Extended Introduction/Description for the Course
How do we, as early 21 st century American readers, encounter both the wilderness and the literature of encounters with the wilderness? I suspect that for many of us, our first encounters with the wilderness have been mediated by the screen, whether through TV documentaries or through Disney. Therefore, the course will begin by considering spectator roles and formative classics: Disney’s Bambi and the camping episode featuring the irksome Vicky in the original The Parent Trap. What messages did we get about the wilderness from such sagas? What might we jettison to encounter the wilderness afresh? Or, perhaps we learned all we know about the wilderness from films such as Deliverance, and consider the wilderness a macho, or at least a male, terrain. Do we come to the wild steeped in tales of mastery and daring-do from trekkers who boast of exploits of mastery, of “conquering” rivers and peaks? Is the wilderness only for the buff and brazen? We’ll do some reading to de-center those perspectives. Or, we may have formed our relationship to the wilderness partly through L. L. Bean, REI Outfitters, and the expedition industry with its catalogues and consumer lures. Is the wilderness only for those who can afford the gourmet gear? Though we will respect and need key equipment for our trip (don’t forget the flashlights and raingear!), we will consider, too, how those outfitters reflect another contemporary perspective on the wilderness for us to ponder.
What other ways might there be to meet with the wilderness? We will consider alternative practices such as Zen meditation, including sitting in silence and stillness, and some Native American approaches, as presented by Linda Hogan in Dwellings: A Spiritual History of the Living World. We will study the practice of artistic creation, written or visual, as one of looking deeply, and thus another way of relating to the wilderness. Before leaving for the Boundary Waters, we will have a class on meditation from a Zen teacher and practitioner. We will see slide shows and films about photographers and artists who approach the wilderness with camera and paintbrush, such as Emily Carr, the brilliant Canadian wilderness writer and artist of the first half of the 20 th century, and Ansel Adams and Imogen Cunningham of the f64 Group, who in very distinctly different ways used length of focus and the close close up to create art from their encounters with the wilderness. At the Boundary Waters, we will immerse ourselves in the wilderness and the literature, and track that immersion in journal/portfolio projects. We may learn to recognize trees and wolf scat. To capture our own response to the wilderness, we will keep journals/portfolios which may include photography, painting, and sketching in addition to writing. Different approaches for journaling, such as a day of silence, may refresh our responses. For a creative project you could craft illustrations for Hemingway’s “Big Two-Hearted River” from sketches you make at the Boundary Waters, for example. Or, you could write a short story or poem for which one of Emily Carr’s dynamic paintings or Ansel Adams’ photographs could be the illustration. Students will provide their own art supplies, from journals to sketch pads and digital cameras, though high tech equipment is not necessary and may prove risky. Keeping it minimal may be the best way to go. Sketches, phrases caught mid paddle stroke, and hasty snapshots can be the best ways to draft your exploration of a wilderness revelation. Waterproof disposable cameras in the right hands can provide sublime photographs.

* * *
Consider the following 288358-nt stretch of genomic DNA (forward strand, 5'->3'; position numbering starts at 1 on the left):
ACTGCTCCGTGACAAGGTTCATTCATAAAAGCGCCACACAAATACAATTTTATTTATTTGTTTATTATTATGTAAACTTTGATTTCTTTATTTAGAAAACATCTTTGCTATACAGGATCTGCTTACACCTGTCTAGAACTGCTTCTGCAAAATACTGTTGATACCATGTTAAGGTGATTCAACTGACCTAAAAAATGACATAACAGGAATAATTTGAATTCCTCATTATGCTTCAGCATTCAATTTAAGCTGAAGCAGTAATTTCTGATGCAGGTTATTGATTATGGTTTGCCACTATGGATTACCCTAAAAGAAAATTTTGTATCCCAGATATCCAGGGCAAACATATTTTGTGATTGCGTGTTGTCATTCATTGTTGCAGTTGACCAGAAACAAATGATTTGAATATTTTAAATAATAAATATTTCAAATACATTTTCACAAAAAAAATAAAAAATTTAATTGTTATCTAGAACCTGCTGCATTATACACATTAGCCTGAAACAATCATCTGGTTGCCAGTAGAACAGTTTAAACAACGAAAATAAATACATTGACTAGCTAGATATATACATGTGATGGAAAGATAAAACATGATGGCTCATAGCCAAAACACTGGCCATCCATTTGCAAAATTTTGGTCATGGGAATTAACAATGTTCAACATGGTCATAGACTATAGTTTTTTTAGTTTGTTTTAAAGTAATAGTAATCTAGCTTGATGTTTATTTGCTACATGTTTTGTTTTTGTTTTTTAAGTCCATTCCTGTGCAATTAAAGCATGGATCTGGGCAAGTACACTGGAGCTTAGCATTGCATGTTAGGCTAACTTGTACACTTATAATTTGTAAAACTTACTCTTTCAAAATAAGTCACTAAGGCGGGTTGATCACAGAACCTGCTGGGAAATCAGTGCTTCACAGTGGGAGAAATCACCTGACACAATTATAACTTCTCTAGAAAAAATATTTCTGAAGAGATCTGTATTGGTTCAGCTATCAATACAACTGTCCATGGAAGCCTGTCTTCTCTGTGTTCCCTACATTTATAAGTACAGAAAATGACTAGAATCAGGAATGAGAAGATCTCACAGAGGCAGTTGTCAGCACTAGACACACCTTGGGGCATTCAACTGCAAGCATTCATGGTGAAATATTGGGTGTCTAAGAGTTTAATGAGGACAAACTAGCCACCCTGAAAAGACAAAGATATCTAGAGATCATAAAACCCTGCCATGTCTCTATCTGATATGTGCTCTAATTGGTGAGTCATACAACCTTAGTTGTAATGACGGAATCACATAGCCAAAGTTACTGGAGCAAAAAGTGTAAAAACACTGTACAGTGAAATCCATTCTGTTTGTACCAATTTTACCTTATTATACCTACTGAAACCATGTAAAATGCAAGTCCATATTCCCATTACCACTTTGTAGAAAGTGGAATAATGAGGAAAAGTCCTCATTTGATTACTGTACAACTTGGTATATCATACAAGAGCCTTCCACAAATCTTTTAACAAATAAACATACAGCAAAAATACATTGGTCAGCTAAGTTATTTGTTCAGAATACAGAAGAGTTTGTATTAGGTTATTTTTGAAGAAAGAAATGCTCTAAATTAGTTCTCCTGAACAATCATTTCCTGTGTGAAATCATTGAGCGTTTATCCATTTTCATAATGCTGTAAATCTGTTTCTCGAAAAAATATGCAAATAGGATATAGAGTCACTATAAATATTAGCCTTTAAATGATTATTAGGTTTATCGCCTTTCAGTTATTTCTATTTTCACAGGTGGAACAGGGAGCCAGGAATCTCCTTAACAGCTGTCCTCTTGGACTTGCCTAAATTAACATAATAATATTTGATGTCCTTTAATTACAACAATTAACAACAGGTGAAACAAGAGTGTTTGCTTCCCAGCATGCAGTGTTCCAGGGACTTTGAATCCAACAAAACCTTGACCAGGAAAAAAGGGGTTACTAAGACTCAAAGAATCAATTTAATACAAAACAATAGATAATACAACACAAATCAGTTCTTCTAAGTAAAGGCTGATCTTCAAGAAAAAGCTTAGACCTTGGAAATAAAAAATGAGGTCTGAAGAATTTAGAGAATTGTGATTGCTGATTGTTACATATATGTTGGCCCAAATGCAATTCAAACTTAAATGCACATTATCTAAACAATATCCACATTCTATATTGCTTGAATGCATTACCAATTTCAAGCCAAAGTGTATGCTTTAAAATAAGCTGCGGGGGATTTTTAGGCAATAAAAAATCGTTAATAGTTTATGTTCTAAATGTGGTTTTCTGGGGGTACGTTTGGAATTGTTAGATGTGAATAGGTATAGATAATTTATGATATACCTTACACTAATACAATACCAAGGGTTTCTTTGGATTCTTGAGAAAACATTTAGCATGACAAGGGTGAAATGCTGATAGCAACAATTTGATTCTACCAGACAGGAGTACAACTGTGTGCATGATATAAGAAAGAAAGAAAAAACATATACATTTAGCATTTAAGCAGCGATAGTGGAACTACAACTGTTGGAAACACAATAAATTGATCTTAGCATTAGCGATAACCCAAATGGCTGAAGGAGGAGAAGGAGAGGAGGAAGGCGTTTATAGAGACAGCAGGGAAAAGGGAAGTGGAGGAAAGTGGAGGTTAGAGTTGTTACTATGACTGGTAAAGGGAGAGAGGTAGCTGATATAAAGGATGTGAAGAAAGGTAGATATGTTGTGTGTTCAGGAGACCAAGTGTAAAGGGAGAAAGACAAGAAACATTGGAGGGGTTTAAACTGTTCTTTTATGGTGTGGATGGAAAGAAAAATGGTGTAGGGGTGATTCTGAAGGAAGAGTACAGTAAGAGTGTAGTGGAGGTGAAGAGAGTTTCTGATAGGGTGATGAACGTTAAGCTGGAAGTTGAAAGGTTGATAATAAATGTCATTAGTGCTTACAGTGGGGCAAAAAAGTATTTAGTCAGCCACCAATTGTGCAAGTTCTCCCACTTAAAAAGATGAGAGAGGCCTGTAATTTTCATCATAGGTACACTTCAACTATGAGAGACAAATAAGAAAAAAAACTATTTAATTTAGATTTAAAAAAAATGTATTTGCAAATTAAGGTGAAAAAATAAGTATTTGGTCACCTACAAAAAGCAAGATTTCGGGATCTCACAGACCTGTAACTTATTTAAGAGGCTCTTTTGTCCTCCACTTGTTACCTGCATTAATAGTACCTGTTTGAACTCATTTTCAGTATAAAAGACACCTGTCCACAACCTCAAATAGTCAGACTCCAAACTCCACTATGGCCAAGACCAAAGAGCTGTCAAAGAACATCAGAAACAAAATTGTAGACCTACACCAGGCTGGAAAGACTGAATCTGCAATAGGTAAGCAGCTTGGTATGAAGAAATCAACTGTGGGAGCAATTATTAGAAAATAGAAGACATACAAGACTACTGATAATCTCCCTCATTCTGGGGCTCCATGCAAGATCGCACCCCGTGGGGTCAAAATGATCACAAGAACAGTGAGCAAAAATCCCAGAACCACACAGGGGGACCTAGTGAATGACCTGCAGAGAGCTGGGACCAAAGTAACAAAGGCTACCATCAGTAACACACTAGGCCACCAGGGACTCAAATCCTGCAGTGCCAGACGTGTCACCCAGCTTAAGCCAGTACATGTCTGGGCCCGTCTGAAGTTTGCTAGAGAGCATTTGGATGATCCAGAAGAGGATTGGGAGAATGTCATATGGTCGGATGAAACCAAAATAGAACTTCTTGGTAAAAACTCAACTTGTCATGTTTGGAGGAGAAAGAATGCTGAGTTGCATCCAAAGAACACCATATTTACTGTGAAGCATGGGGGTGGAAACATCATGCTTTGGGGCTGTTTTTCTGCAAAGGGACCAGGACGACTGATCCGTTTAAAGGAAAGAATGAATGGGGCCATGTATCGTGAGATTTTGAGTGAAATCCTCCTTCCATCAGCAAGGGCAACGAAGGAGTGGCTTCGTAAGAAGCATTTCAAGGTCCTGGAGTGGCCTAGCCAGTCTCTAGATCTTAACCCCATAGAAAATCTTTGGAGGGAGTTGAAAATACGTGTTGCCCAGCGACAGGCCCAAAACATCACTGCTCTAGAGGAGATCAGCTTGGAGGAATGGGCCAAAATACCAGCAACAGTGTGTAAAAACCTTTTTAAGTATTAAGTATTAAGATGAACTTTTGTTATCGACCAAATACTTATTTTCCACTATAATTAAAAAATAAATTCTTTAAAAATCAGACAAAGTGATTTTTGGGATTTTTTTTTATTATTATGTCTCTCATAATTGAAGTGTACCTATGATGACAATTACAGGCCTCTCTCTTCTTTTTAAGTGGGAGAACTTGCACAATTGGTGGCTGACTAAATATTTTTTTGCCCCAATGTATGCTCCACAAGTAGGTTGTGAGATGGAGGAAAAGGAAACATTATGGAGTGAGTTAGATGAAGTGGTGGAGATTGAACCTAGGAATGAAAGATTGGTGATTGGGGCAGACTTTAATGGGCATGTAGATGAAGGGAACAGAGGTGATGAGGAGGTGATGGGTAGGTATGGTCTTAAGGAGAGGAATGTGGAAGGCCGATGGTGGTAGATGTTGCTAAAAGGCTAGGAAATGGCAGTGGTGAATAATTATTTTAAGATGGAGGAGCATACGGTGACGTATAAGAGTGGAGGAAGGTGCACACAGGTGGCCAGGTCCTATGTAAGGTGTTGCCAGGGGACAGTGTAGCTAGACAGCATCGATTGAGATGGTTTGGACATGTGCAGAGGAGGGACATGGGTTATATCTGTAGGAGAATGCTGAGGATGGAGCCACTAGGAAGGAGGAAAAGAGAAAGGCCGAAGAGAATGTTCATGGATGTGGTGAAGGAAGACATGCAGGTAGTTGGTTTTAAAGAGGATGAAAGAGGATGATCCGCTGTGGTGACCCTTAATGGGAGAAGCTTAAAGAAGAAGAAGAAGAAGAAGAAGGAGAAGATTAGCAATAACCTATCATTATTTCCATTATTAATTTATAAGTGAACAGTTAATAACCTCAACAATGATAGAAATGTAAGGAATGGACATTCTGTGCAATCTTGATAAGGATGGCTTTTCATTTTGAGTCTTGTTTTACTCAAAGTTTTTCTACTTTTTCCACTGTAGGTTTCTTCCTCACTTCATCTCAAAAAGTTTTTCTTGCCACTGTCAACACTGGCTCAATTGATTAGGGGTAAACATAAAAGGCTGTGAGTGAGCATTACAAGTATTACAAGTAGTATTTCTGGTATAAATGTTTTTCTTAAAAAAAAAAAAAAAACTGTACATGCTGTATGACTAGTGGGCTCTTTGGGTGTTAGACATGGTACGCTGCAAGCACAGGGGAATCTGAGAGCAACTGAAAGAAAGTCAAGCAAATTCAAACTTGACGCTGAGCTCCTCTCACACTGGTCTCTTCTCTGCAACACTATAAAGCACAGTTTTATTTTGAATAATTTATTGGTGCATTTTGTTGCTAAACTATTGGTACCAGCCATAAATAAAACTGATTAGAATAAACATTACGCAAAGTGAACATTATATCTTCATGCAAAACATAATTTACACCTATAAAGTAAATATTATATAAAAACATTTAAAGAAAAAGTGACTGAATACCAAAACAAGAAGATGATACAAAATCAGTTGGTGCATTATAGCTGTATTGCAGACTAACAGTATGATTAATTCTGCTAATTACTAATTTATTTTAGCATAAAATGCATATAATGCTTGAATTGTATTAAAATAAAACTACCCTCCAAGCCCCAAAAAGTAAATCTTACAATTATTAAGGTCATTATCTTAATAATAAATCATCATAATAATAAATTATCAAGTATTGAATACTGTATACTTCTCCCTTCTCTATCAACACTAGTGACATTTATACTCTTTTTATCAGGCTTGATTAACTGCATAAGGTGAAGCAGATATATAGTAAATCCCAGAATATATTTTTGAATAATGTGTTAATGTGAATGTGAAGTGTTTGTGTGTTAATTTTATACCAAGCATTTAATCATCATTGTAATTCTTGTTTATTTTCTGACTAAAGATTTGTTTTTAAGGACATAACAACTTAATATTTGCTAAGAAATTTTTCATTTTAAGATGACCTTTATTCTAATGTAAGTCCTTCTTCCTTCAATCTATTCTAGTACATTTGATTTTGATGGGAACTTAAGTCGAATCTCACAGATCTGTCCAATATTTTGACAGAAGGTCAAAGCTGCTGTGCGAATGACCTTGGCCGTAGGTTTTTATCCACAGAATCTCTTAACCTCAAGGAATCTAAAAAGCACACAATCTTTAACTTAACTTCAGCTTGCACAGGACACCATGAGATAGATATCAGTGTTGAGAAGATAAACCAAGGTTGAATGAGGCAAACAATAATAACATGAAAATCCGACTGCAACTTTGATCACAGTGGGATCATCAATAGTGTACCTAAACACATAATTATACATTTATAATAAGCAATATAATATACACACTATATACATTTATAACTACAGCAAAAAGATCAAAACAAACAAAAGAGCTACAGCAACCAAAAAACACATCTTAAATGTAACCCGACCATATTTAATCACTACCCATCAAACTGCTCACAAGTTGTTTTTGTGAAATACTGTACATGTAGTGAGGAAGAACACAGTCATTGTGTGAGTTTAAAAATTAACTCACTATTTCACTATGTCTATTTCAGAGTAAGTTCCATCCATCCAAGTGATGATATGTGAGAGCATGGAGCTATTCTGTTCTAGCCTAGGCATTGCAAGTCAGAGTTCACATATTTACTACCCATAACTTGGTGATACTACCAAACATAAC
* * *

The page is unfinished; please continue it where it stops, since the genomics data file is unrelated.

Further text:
You may be a seasoned camper, a neophyte like me, or something in between, but the class will all work together to make the course and our trip, memorable. The Field Station is primitive, rustic, and rather raw. Be forewarned. Be prepared to forego showers and to embrace the rustic sauna. Be prepared to do your share in community work like meal prep and dishwashing. Be prepared to do without electricity, laptops, cell phones, and iPods. But it is a worthwhile trade-off, because you gain breathtaking beauty, stunning silence, the physical challenges of hoisting and canoeing, and moments of sublime revelation—plus camaraderie. (“Wake up! Are those wolves howling?! There must be fifty of them!”) Last September was my first trek to this Wilderness Field Station, but my first trip to the Boundary Waters (decades ago, before it was the Boundary Waters) left an indelible mark on me; now it is your turn.